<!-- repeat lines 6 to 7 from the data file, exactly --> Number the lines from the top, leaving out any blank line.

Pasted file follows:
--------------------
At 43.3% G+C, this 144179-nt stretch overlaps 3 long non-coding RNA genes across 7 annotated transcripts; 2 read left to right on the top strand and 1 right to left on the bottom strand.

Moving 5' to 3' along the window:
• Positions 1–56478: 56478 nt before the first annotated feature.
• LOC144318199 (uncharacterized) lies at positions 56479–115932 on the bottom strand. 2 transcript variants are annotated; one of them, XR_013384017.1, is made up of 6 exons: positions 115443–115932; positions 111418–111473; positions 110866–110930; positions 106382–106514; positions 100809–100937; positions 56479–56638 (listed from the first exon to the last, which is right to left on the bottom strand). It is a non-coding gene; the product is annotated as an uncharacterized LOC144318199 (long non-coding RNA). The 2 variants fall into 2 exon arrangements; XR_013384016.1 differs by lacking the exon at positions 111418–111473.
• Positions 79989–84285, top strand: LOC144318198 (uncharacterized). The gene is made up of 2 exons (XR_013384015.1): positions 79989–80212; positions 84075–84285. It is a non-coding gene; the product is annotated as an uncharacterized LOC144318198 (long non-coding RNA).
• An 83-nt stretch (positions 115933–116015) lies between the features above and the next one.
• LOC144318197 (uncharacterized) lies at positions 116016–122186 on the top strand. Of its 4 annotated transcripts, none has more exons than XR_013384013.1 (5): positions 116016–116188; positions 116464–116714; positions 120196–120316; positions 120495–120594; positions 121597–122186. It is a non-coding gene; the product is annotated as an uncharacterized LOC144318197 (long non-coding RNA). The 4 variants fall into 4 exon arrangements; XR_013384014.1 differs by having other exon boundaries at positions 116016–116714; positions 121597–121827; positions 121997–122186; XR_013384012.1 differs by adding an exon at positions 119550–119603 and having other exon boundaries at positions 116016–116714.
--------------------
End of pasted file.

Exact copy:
• An 83-nt stretch (positions 115933–116015) lies between the features above and the next one.
• LOC144318197 (uncharacterized) lies at positions 116016–122186 on the top strand. Of its 4 annotated transcripts, none has more exons than XR_013384013.1 (5): positions 116016–116188; positions 116464–116714; positions 120196–120316; positions 120495–120594; positions 121597–122186. It is a non-coding gene; the product is annotated as an uncharacterized LOC144318197 (long non-coding RNA). The 4 variants fall into 4 exon arrangements; XR_013384014.1 differs by having other exon boundaries at positions 116016–116714; positions 121597–121827; positions 121997–122186; XR_013384012.1 differs by adding an exon at positions 119550–119603 and having other exon boundaries at positions 116016–116714.